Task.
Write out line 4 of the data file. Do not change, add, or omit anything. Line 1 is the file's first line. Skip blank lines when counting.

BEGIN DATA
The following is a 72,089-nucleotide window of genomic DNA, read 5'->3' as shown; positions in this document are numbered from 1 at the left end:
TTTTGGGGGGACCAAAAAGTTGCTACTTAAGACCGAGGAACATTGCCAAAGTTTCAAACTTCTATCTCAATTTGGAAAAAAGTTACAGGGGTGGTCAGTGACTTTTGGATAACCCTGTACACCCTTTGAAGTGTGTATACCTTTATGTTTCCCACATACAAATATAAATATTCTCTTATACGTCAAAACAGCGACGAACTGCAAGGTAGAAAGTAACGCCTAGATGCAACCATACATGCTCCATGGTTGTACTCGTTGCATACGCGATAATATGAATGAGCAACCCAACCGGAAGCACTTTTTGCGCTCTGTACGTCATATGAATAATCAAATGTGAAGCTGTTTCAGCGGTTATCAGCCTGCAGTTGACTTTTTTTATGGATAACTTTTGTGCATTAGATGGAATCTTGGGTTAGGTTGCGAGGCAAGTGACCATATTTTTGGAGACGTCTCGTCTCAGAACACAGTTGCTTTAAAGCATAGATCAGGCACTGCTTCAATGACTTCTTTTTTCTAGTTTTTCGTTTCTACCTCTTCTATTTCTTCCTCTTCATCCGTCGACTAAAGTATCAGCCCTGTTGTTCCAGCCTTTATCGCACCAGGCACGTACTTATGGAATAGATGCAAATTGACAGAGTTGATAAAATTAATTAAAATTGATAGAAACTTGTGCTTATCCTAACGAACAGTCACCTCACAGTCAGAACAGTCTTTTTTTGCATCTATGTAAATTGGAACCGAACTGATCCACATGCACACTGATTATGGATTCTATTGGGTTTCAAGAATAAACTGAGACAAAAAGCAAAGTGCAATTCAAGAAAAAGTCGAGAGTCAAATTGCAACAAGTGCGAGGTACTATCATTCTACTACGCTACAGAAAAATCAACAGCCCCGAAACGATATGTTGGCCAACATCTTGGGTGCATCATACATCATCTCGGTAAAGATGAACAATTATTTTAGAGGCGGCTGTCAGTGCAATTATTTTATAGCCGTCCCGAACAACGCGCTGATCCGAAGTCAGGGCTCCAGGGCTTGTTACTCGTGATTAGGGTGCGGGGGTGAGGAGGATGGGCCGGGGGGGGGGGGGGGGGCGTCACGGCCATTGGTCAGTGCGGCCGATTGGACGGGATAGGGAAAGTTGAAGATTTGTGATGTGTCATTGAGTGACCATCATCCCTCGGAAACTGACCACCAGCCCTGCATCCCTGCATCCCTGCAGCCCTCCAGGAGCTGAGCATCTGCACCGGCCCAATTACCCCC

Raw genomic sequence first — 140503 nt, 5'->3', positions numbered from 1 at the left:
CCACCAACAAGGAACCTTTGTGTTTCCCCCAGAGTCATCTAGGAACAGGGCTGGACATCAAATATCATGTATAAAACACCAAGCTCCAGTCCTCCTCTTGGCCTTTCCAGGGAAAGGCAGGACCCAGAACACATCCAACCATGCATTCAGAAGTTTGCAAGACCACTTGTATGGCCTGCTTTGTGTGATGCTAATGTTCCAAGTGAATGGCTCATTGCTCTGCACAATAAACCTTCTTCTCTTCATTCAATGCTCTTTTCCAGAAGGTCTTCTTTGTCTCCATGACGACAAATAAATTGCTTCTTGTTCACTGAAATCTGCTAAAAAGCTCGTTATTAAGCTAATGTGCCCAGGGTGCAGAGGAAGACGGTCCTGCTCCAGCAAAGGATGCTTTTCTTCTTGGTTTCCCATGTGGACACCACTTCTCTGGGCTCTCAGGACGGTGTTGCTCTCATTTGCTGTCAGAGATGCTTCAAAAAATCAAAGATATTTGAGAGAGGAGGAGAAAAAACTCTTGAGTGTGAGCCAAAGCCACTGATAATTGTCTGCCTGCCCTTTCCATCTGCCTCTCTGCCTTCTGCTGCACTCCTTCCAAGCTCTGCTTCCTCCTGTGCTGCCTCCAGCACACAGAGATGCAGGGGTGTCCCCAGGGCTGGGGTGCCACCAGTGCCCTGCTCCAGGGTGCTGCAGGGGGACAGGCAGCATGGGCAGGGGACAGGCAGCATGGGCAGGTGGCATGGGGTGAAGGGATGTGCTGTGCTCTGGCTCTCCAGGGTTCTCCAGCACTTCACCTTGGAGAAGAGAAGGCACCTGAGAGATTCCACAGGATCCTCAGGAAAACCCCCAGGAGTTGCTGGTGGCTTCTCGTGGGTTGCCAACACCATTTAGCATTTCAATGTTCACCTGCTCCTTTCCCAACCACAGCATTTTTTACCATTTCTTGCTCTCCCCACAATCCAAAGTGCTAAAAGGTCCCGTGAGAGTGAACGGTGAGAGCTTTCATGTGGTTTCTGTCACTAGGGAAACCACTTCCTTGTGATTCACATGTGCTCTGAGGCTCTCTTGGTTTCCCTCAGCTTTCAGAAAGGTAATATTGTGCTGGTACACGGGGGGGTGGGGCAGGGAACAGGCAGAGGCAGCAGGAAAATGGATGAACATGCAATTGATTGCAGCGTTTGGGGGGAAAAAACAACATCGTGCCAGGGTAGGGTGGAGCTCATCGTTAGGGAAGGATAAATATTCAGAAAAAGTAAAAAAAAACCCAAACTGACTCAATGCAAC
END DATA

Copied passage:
CCACCAACAAGGAACCTTTGTGTTTCCCCCAGAGTCATCTAGGAACAGGGCTGGACATCAAATATCATGTATAAAACACCAAGCTCCAGTCCTCCTCTTGGCCTTTCCAGGGAAAGGCAGGACCCAGAACACATCCAACCATGCATTCAGAAGTTTGCAAGACCACTTGTATGGCCTGCTTTGTGTGATGCTAATGTTCCAAGTGAATGGCTCATTGCTCTGCACAATAAACCTTCTTCTCTTCATTCAATGCTCTTTTCCAGAAGGTCTTCTTTGTCTCCATGACGACAAATAAATTGCTTCTTGTTCACTGAAATCTGCTAAAAAGCTCGTTATTAAGCTAATGTGCCCAGGGTGCAGAGGAAGACGGTCCTGCTCCAGCAAAGGATGCTTTTCTTCTTGGTTTCCCATGTGGACACCACTTCTCTGGGCTCTCAGGACGGTGTTGCTCTCATTTGCTGTCAGAGATGCTTCAAAAAATCAAAGATATTTGAGAGAGGAGGAGAAAAAACTCTTGAGTGTGAGCCAAAGCCACTGATAATTGTCTGCCTGCCCTTTCCATCTGCCTCTCTGCCTTCTGCTGCACTCCTTCCAAGCTCTGCTTCCTCCTGTGCTGCCTCCAGCACACAGAGATGCAGGGGTGTCCCCAGGGCTGGGGTGCCACCAGTGCCCTGCTCCAGGGTGCTGCAGGGGGACAGGCAGCATGGGCAGGGGACAGGCAGCATGGGCAGGTGGCATGGGGTGAAGGGATGTGCTGTGCTCTGGCTCTCCAGGGTTCTCCAGCACTTCACCTTGGAGAAGAGAAGGCACCTGAGAGATTCCACAGGATCCTCAGGAAAACCCCCAGGAGTTGCTGGTGGCTTCTCGTGGGTTGCCAACACCATTTAGCATTTCAATGTTCACCTGCTCCTTTCCCAACCACAGCATTTTTTACCATTTCTTGCTCTCCCCACAATCCAAAGTGCTAAAAGGTCCCGTGAGAGTGAACGGTGAGAGCTTTCATGTGGTTTCTGTCACTAGGGAAACCACTTCCTTGTGATTCACATGTGCTCTGAGGCTCTCTTGGTTTCCCTCAGCTTTCAGAAAGGTAATATTGTGCTGGTACACGGGGGGGTGGGGCAGGGAACAGGCAGAGGCAGCAGGAAAATGGATGAACATGCAATTGATTGCAGCGTTTGGGGGGAAAAAACAACATCGTGCCAGGGTAGGGTGGAGCTCATCGTTAGGGAAGGATAAATATTCAGAAAAAGTAAAAAAAAACCCAAACTGACTCAATGCAAC